British actress Naomie Harris has been nominated for an Oscar for her role as a crack-addicted mother in the 2016 indie drama Moonlight. "No Small Parts" takes a look at some other roles she's played in her career.
Jeff is taking care of everything Mark left behind when he died. Mark was about to have a visitor, Andrea, an Italian guy he met online. Both of them will have the chance to share memories of the Mark they knew while knowing each other.
High school senior Ben secretly lusts after bad boy classmate Johnny. After Ben gives Johnny a ride home one night, the boys end up in Johnny's swimming pool and have an encounter that breaks the rules and blows Ben's mind.
August tells the story of two former lovers, Troy and Jonathan, who reunite after a long ago painful breakup. After spending several years in Spain, Troy returns to Los Angeles and decides ... See full summary »
In 1931 budding author Christopher Isherwood goes to Berlin at the invitation of his friend W. H. Auden for the gay sex that abounds in the city. Whilst working as an English teacher his ... See full summary »
After the Kray family meeting at the Waldorf near the film's beginning, Jack Kray emerges onto the street, and into an angry gay rights protest, with dark hair which he doesn't sport in any other scene. It's unexplained, and not a flashback because Anthony climbs onto his car as part of the protest. See more »
What am I part of, Jack? An issue? Don't you get it? Issues are what they use to divide us. Sexual orientation, race, gender... All issues that don't actually pertain to anyone except those being cut out and thrown away by the issue. Does it really matter to some farmer in Kansas whether or not two men get married in Vermont? But see, they need us to choose sides. They create these issues for us to cling to, to grasp at. You know they separate us into these divisions: Black, White, Gay...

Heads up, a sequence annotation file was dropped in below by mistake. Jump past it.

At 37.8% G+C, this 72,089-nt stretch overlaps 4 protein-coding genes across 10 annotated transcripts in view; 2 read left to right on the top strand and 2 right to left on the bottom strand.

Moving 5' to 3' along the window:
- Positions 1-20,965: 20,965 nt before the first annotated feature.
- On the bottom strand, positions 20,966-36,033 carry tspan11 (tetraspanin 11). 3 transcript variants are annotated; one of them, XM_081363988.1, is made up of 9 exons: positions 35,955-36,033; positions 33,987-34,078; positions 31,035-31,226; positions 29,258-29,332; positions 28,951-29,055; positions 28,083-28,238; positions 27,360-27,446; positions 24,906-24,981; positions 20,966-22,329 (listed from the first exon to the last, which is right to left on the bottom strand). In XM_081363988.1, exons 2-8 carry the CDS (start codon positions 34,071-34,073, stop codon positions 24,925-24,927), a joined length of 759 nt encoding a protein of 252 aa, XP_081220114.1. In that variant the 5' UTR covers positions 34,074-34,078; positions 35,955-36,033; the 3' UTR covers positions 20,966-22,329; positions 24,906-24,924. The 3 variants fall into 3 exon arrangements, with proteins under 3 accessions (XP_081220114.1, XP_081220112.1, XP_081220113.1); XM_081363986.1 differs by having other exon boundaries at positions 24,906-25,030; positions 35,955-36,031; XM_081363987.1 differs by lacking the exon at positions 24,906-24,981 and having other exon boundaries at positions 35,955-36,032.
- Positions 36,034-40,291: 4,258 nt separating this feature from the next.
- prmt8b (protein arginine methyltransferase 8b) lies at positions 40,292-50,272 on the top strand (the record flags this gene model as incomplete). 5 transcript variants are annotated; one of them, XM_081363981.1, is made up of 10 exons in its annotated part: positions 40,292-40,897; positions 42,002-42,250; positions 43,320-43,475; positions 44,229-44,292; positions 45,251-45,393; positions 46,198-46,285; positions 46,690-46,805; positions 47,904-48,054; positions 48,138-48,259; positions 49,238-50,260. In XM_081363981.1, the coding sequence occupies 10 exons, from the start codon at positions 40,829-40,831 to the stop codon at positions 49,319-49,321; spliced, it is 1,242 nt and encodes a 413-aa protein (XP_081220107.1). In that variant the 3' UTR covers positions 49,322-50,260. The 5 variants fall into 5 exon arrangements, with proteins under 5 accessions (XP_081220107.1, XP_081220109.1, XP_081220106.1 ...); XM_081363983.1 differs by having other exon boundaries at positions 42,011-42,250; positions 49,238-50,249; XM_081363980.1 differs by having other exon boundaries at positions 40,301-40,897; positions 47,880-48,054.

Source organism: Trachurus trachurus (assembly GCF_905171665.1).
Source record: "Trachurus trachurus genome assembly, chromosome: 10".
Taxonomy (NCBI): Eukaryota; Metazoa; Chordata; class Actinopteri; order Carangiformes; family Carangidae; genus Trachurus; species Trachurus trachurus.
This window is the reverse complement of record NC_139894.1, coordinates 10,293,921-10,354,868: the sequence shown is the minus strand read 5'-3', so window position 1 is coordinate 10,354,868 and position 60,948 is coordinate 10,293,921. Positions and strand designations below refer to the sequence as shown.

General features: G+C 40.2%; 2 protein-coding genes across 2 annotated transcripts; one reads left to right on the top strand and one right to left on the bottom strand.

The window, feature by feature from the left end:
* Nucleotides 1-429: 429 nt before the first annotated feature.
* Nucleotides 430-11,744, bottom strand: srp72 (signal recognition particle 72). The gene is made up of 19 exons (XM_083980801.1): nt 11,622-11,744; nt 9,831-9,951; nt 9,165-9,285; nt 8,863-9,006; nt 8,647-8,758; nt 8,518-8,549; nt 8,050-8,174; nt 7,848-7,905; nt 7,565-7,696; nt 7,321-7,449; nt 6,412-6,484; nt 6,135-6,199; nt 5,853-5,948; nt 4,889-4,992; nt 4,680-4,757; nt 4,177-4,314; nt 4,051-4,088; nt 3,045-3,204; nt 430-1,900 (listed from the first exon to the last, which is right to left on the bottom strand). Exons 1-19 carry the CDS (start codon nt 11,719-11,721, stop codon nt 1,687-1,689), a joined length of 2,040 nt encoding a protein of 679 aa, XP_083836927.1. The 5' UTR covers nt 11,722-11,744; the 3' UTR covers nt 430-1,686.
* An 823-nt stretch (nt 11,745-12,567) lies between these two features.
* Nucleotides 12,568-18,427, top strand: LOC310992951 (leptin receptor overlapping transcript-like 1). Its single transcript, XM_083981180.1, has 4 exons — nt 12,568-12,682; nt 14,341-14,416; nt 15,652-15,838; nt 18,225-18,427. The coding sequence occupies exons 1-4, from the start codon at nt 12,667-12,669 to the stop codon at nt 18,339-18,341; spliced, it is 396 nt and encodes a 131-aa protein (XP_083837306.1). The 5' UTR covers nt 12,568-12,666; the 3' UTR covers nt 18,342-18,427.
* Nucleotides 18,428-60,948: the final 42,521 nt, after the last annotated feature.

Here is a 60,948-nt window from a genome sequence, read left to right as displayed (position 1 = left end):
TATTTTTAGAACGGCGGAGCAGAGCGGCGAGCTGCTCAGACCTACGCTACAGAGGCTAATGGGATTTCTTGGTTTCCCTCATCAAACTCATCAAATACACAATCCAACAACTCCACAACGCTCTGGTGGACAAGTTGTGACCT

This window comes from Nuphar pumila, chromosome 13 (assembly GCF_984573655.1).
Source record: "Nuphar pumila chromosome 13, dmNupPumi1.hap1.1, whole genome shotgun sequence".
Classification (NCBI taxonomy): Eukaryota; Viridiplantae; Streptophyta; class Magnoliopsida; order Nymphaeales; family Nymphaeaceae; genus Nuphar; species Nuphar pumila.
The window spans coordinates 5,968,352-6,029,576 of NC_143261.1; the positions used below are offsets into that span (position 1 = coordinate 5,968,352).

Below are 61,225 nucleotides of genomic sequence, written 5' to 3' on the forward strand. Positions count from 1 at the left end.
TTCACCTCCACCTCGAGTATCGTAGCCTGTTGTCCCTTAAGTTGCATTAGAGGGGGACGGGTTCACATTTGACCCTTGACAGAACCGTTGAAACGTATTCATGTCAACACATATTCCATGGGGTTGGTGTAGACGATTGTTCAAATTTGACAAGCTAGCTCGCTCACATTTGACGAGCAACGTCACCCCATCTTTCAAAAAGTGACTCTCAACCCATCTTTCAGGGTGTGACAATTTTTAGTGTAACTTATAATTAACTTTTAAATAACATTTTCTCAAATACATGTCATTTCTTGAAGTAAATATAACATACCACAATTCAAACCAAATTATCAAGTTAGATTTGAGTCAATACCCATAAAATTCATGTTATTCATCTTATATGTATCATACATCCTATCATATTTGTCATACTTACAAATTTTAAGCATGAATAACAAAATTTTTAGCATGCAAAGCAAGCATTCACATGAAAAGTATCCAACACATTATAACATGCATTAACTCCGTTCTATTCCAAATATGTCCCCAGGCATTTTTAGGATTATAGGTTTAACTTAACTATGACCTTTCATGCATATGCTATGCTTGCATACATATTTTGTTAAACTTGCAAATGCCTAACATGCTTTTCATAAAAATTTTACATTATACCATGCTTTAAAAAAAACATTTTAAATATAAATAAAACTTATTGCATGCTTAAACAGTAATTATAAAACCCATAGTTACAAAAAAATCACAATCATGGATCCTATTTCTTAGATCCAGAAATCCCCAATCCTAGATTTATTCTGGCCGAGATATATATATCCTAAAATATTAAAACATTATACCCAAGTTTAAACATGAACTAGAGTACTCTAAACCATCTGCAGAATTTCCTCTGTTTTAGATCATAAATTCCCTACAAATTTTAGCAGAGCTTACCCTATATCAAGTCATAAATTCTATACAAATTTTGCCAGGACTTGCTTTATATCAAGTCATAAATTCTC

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An engrossing story made into a boring documentary
I just saw this at the Outfar Film Festival in Phoenix, and I have to say I was disappointed. The plot had the making of a really engrossing story: The handsome college-age son of a Southern Right-wing Senator is a closeted gay, and is "outed" in an attempt to destroy the re-election of his father. Depending on how the story was scripted, I anticipated feeling sympathy for the son, anger toward those who invade his private life for political gain. Or, the could have scripted so that one feels the "closet-case" got what he deserved. Unfortunately, the way the film was scripted and filmed destroyed any chance of achieving an engrossing story or feeling anything for the characters involved.
The story is told in the form of a rather obnoxious reporter interviewing Henry, the senator's son. As he describes the events leading up to his outing, we fade in & out of the scenes. This format has been used successfully several times in the past. It doesn't work this time. By the end of the film I felt as thought I'd watched a bad documentary, just witnessing the events, feeling nothing for the people involved. The other problem is the main characters seem almost schizophrenic in their personalities. One moment Henry is throwing the suit & tie clad Young Republican into the pool; the next moment he's bonding with him and hiring him a hooker when he learns he's still a virgin. We first meet Anthony as an "out there" Act Up! activist; we next see him a sensitive best friend of an AIDS-stricken woman. Next he's telling her that he also had sex with her boyfriend that gave her AIDS; we next see him caring about Henry, whom he had vowed to "out".
By the time Henry is outed, I was looking at my watch and waiting for the ending credits. Too bad. Good plot done wrong in about every detail. Better luck next time.
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